Why young Europeans are embracing the far right
1 Jul 2024|

Progressives have long counted on young people to champion their causes. Just five years ago, young Europeans voted for parties advocating climate action, social justice, and democratic reform.

But this may no longer be a viable political strategy. June’s European Parliament elections showed that many young voters have shifted to the far right, enabling Eurosceptic, anti-immigrant and anti-establishment parties to make significant gains.

This trend is not confined to Europe. Young Kenyans protesting against new taxes stormed parliament this month, and several were killed when the police opened fire. Around the world, a new youth politics is emerging. While not always aligned with the far right, this movement is often anti-status quo, serving as a powerful warning to politicians about the need to reconsider both their message and their medium in appealing to disaffected young voters.

These voters’ rightward shift is apparent across the European Union. After the overwhelming youth support for the Greens in 2019, 16 percent of German voters under 25 voted for the far-right Alternative for Germany (AfD) in this year’s European elections, putting the party in second place behind the centre-right Christian Democrats and well ahead of Chancellor Olaf Scholz’s Social Democrats. In France, 30 percent of the youth vote went to Marine Le Pen’s far-right National Rally. This outcome was in line with the 2022 presidential election run-off, when Le Pen won 39 percent of voters aged 18 to 24 and 49 percent of those aged 25 to 34.

Meanwhile, 21 percent of Italian voters aged 18 to 34 helped Prime Minister Giorgia Meloni’s Brothers of Italy win a strong mandate to pursue its agenda. In Spain, the ultra-conservative Vox party increased its share of the youngest voters (under 25) to 12.4 percent. By contrast, the far-right Sweden Democrats came in fourth, despite winning 10 percent of voters aged 22 to 30.

Europe’s swing to the right has led many politicians to harden their positions on such issues as immigration. But young voters’ growing support for xenophobic, anti-EU, and ultra-conservative parties is driven less by anti-immigrant sentiment than by a powerful sense of betrayal by establishment politicians. As older generations, who have lived economically secure lives, consume a growing share of government budgets through generous pensions and health care, young Europeans grapple with a cost-of-living crisis and dwindling economic prospects.

This growing frustration can be partly attributed to EU politicians’ failure to ensure stable, well-paid jobs for young people. Youth unemployment among Europeans aged 15 to 24 reached 13.8 percent in 2023. In Spain, the rate was 27.9 percent, compared with 27.7 percent in Greece, 20.7 percent in Italy, and 18.9 percent in Sweden.

To be sure, there has been some progress in addressing the problem. Youth unemployment in France declined from 25 percent in 2016 to 15.7 percent in 2023; in Italy, it fell from 42.7 percent in 2014 to 22.8 percent in 2024; in the Netherlands, it decreased from 13.2 percent  in 2013 to 8.7 percent in 2023; and in Germany, it dropped from 15.5 percent to 6 percent between 2005 and 2023. Even so, support for the far right has increased across the bloc amid growing evidence that no matter how hard they work, most young people will end up poorer than their parents.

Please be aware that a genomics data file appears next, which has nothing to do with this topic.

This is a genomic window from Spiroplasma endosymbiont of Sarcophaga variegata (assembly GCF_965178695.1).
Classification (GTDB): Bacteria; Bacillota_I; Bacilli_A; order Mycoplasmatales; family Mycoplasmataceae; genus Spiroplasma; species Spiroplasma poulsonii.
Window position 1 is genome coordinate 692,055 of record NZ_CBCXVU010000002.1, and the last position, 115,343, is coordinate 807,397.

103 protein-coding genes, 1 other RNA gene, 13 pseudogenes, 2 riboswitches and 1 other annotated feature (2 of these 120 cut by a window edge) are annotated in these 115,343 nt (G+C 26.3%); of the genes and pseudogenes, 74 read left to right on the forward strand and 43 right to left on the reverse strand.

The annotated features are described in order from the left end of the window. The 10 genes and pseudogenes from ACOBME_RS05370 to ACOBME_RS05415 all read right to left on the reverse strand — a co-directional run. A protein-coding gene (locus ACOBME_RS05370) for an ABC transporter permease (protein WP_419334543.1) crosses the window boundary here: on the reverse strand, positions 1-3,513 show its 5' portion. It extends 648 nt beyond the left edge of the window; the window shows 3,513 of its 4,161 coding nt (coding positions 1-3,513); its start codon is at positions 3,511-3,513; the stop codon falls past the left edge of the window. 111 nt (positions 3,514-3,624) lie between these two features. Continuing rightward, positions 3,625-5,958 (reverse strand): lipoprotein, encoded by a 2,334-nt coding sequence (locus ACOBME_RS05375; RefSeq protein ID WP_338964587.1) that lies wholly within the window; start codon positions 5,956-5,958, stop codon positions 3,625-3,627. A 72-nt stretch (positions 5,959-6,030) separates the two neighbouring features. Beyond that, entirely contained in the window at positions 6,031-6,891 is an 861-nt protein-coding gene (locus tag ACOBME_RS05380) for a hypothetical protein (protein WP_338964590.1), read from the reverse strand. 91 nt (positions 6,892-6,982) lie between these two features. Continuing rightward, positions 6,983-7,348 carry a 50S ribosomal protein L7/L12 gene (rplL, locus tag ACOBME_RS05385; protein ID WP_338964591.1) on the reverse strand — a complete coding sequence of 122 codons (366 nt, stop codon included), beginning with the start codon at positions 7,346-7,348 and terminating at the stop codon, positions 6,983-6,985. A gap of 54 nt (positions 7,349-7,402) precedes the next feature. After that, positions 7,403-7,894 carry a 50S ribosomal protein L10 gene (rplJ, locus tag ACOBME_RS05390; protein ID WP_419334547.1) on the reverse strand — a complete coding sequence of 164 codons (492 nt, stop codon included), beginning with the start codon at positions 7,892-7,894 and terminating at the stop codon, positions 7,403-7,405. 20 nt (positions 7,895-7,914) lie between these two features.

The problem extends beyond the labour market. In many European countries, young people are also navigating a housing crisis, overcrowded classrooms, and struggling health-care systems. In the face of rising rents, exorbitant tuition fees and stagnant real wages, young voters are increasingly asking themselves who will address their concerns. Far-right politicians, while wrongly blaming immigration, at least recognise that there is a problem, and they are doing so in ways that resonate with younger voters.

Social media is a prime example. In the 1960s, media theorist Marshall McLuhan highlighted the importance of how messages were communicated, not just what was being said. The medium through which people communicate, he argued, shaped their interactions. His famous observation that “the medium is the message” is even more pertinent in the age of platforms like TikTok, which enable far-right demagogues to tailor their messaging to young people.

What veteran politicians who mistake social media for a broadcast medium fail to understand is that it can be a powerful tool for fostering engagement, bonding and identity formation. But politicians who view social media as a round-the-clock focus group, shaping their policies according to voters’ whims and immediate reactions, are just as dangerous as those who ignore it entirely.

By fuelling shared grievances, social media can help political movements expand and rally supporters. For example, while Scholz belatedly joined TikTok in April, the German far right has used the platform to create a powerful narrative—some might say an alternative universe—that speaks to young voters’ fears and anxieties. Consequently, many EU policymakers feel increasingly isolated as they try to do their jobs while online groups mobilise against them.

As a generation of young voters spends much of its time on such platforms as YouTube, TikTok and Instagram—in the United States, teens spend an average of 4.8 hours per day on social media—the result could be a toxic political cocktail. To win back disaffected young people, political leaders must offer them a future they can believe in and embrace the media platforms where young people live.